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View Diary: Godel, Escher, Bach series:  Introduction and three part invention (170 comments)

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  •  I think it would be great for books (4+ / 0-)

    on music to be 'illustrated' with excerpts played by experts.

    Many books on music have written music in them, but for those who listen and don't play, this isn't ideal.

    •  Well, it depends... (3+ / 0-)
      Recommended by:
      algebrateacher, plf515, FrugalGranny

      ...a lot on cultural perspective.  There is a powerful argument that when the acoustical content is subtracted from the complete performance context, so much data is lost that the recorded artifact is meaningless.

      This is less true in musical cultures that have already "artifactualized" their music to a great extent; once "knowing a piece of music" became equivalent to "having a prior acquaintance with the instructions on a sheet of paper" it immediately made it possible to posit a Platonic ideal of a given piece.  One of my teachers disliked going to concerts; he preferred sitting at home with an orchestral score, listening to the music in his head -- he could adjust all the details so it was just the way he liked it.  This type of behavior is totally meaningless and impossible in many other musical cultures, including some I've spent my life studying.

      Freedom isn't "on the march." Freedom dances.

      by WarrenS on Sun Dec 28, 2008 at 07:21:24 AM PST

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      •  Sounds a bit like the eternal debate... (5+ / 0-)

        ...between Theatre & English departments about Shakespeare.  Sometimes English professors ponder about the deep meanings of certain matters in "the text" when a knowledge of performance and stagecraft would explain a great deal.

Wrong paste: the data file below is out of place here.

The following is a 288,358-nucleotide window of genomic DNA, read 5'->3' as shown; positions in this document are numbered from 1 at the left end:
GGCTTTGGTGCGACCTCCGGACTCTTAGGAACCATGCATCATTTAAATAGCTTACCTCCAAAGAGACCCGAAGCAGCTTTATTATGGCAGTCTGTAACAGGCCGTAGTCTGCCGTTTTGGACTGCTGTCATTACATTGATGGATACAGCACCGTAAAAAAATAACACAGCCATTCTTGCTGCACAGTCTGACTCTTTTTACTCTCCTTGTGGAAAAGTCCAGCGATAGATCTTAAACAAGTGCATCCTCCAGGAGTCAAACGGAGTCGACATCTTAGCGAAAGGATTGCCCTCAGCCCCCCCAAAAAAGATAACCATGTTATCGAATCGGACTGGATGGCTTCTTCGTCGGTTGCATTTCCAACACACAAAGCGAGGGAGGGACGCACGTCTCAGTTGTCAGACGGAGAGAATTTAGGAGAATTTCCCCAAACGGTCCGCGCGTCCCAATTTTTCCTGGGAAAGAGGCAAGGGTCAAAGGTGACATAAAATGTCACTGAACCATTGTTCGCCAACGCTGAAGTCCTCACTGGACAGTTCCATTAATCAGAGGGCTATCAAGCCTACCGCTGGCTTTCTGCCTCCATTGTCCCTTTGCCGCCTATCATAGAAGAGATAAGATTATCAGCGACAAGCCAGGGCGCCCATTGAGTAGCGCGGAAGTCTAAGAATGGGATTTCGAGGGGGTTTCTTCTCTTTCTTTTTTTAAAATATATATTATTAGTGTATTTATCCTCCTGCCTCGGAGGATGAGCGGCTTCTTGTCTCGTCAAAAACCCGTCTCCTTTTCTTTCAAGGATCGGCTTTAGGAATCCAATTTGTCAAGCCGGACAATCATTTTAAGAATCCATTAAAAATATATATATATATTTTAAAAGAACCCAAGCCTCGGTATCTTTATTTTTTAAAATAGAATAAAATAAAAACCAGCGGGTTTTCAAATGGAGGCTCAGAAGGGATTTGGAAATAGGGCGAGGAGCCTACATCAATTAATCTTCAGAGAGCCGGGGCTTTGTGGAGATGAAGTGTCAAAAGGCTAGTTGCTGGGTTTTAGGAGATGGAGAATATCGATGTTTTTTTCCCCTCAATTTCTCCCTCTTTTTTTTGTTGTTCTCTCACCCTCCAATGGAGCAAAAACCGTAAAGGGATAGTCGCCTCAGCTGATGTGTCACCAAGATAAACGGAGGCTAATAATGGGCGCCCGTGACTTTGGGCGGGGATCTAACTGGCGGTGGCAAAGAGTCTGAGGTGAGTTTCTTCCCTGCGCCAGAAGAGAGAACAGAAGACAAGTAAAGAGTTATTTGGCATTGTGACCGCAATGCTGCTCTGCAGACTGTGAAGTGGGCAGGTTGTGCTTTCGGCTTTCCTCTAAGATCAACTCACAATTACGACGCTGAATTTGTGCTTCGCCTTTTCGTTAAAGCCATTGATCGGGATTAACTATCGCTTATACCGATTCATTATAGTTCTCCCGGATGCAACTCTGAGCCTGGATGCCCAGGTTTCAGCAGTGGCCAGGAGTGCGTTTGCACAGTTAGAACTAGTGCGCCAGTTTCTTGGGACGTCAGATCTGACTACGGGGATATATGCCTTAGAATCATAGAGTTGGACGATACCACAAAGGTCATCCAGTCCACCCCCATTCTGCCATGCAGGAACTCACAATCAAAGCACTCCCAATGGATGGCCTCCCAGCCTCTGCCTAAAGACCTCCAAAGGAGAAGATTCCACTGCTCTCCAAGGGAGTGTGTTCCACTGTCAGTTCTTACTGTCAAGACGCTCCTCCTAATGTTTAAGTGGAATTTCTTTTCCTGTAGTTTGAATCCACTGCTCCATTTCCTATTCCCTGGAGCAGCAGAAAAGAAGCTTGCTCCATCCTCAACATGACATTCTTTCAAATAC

•  Our revels now are ended. (4+ / 0-)

          These our actors,
          As I foretold you, were all spirits, and
          Are melted into air, into thin air:
          And, like the baseless fabric of this vision,
          The cloud-capped towers, the gorgeous palaces,
          The solemn temples, the great globe itself,
          Yea, all which it inherit, shall dissolve,
          And, like this insubstantial pageant faded,
          Leave not a rack behind. We are such stuff
          As dreams are made of; and our little life
          Is rounded with a sleep.

          Hows that for Tempest in a teapot?
          Greensleeves anybody?

           title=

          For an earworm from Bach, how about Jesu, Joy of Man's Desire?

          This victory alone is not the change we seek. It is only the chance for us to make that change. And that cannot happen if we go back to the way things were.

          by MT Spaces on Sun Dec 28, 2008 at 08:58:55 AM PST

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    •  Today, (2+ / 0-)
      Recommended by:
      plf515, FrugalGranny

      many books about music come with CDs of musical examples that are designed to be played while reading the text.

      "We *can* go back to the Dark Ages! The crust of learning and good manners and tolerance is so thin!" -- Sinclair Lewis

      by Nespolo on Sun Dec 28, 2008 at 08:06:45 AM PST